India's Narendra Modi will travel to Israel in May, the first visit by an Indian prime minister. India and Israel have signed a large defense-procurement deal that will serve to tighten diplomatic relations between the two countries. Photo: Wikipedia
India's Narendra Modi will travel to Israel in May, the first visit by an Indian prime minister. India and Israel have signed a large defense-procurement deal that will serve to tighten diplomatic relations between the two countries. Photo: Wikipedia

Israel and India have signed a deal for the provision of an advanced defense system of medium-range surface-to-air missiles, launchers and communications technology. The US$2 billion contract, billed as the “largest in the history of Israel’s defense industry,” will boost India’s defense capability.

Importantly, it would draw India into a tighter relationship with Israel which is complicated. India voted against the UN Partition Plan in 1948 and although it extended recognition to the newly created state of Israel in 1950, it did not follow that up with full diplomatic relations. Thus “recognition-without-relations” was the hallmark of India’s Israel policy from 1950 to 1992. However, India did engage the Israelis covertly in this period. Its external intelligence agency — the Research and Analysis Wing (RAW) — was in touch with the Mossad, Israel’s intelligence agency.

Pro-Palestine phase a pragmatic move

During this period, India was strongly pro-Palestine in the Israel-Palestine conflict, citing solidarity with an oppressed people for its position. But there were pragmatic reasons, too. India did not want to anger Arab countries because they accounted for the bulk of its oil imports. Additionally, India needed Arab support in its conflict with Pakistan over the disputed region of Kashmir.

India was at the forefront of the campaign to mobilize international support for the Palestinian cause. Not only was it the first non-Arab country to recognize the Palestine Liberation Organization as the sole and legitimate representative of the Palestinian people in 1974, but it was among the first countries to recognize the state of Palestine in 1988.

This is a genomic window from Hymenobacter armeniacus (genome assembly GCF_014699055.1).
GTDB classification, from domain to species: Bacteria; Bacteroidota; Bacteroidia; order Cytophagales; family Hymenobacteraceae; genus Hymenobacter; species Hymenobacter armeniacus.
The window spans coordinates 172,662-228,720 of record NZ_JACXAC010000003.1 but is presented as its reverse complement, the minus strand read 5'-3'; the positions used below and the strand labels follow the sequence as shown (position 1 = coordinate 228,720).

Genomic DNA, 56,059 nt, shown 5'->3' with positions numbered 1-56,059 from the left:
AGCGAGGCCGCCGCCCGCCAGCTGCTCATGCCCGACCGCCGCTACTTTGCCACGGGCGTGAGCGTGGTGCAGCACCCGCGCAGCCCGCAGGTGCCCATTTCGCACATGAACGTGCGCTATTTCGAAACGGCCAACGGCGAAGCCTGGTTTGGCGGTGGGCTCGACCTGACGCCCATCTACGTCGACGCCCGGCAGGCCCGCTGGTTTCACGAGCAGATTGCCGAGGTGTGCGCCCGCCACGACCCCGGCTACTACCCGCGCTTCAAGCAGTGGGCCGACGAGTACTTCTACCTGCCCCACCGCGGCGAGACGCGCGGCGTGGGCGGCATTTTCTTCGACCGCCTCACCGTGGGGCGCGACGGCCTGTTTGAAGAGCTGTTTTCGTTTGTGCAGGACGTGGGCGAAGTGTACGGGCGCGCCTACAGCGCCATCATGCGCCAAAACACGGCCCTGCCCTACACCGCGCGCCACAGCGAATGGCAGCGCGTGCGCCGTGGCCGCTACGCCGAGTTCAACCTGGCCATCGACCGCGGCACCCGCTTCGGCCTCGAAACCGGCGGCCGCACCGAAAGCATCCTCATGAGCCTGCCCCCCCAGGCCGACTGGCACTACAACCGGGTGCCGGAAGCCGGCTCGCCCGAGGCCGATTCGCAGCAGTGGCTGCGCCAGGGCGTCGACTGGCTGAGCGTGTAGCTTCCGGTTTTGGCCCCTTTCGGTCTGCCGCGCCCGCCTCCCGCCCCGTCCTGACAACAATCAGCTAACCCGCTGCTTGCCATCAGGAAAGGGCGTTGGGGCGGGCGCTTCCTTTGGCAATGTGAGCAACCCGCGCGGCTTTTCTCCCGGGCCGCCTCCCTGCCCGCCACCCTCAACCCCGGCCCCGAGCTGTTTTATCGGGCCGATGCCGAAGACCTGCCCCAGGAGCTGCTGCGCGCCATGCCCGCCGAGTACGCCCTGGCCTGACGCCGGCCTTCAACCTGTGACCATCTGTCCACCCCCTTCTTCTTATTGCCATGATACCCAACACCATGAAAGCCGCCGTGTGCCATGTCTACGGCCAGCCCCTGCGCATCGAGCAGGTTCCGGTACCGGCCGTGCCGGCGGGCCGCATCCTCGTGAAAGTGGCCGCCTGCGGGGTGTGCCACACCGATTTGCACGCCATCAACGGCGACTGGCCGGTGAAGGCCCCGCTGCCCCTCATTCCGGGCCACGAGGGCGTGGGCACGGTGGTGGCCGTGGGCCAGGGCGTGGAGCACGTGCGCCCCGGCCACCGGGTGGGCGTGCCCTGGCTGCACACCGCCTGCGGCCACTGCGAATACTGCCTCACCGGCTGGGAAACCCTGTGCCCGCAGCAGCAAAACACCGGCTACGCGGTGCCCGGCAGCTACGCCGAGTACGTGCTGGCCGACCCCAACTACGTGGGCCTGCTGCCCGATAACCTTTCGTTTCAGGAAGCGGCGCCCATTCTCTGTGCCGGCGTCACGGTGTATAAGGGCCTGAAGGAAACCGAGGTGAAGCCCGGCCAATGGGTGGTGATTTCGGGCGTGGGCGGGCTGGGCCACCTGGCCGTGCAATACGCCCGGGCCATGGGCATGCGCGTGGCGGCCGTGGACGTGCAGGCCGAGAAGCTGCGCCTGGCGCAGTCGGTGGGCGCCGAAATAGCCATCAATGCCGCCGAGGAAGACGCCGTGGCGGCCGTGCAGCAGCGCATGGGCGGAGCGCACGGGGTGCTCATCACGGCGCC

In 1992, India and Israel established formal diplomatic relations. The end of the Cold War, India’s growing ties with the US, and its mounting problem with terrorism prompted Delhi to reach out to Israel. The start of Israel-Palestine peace talks made it easy for India to justify the new relationship with Israel.

Since then, India-Israel relations have expanded steadily and cover military purchases, counter-terrorism cooperation, intelligence sharing, agriculture, etc. Bilateral trade, excluding defense purchases, grew from US$200 million in 1992 to $4.14 billion in 2015. Indian proponents of strong relations with Israel point out that defense ties have built India’s military capability. The Israelis are also sharing defense technology and manufacturing with local Indian partners. Besides, India didn’t gain much for its support of the Palestinians, the supporters argue, noting that for decades the Arab world backed Pakistan, not India, on the Kashmir issue. And when Arab countries are doing business with Israel, why shouldn’t India?

India may have gained from its cooperation with Israel but its increasing reluctance to speak up against Israeli atrocities against the Palestinians is indefensible. From expressing solidarity with the Palestinian cause and condemning Israeli occupation of Palestinian territory, India has shifted to abstaining, even voting against UN resolutions condemning Israeli violence. Understandably this shift in India’s position has evoked concern and anger among the Palestinians.

Indian PM to make unprecedented visit to Israel

Many in India, including the ruling Bharatiya Janata Party and hawks in the security establishment, are enamored with Israel’s counter-terrorism tactics and believe that India should adopt these to deal with Pakistan-backed anti-India terrorist groups. Indeed, last year, soon after his government carried out “surgical strikes” on terrorist training camps in Pakistan-occupied Kashmir, Prime Minister Narendra Modi drew parallels between the Indian strikes and those that Israel periodically carries out in the Occupied Territories.
Certainly, India has come a long way; from castigating Israel for “widespread, systematic and gross violations of international human rights and fundamental freedoms” it is now proudly identifying with it.
Modi is expected to visit Israel in May to mark the 25th anniversary of India-Israel diplomatic relations. He will be the first Indian prime minister to visit Israel.

In the past, Indian dignitaries visiting Israel would take care to balance that visit with one to the Palestinian Authority. In 2015, President Pranab Mukherjee visited Tel Aviv and followed that up by visiting Ramallah. Will Modi do so too? Or will he make his commitment to Tel Aviv more obvious by making his Israel visit a standalone one?

Sudha Ramachandran is an independent journalist/researcher based in Bengaluru, India who writes on South Asian political and security issues.

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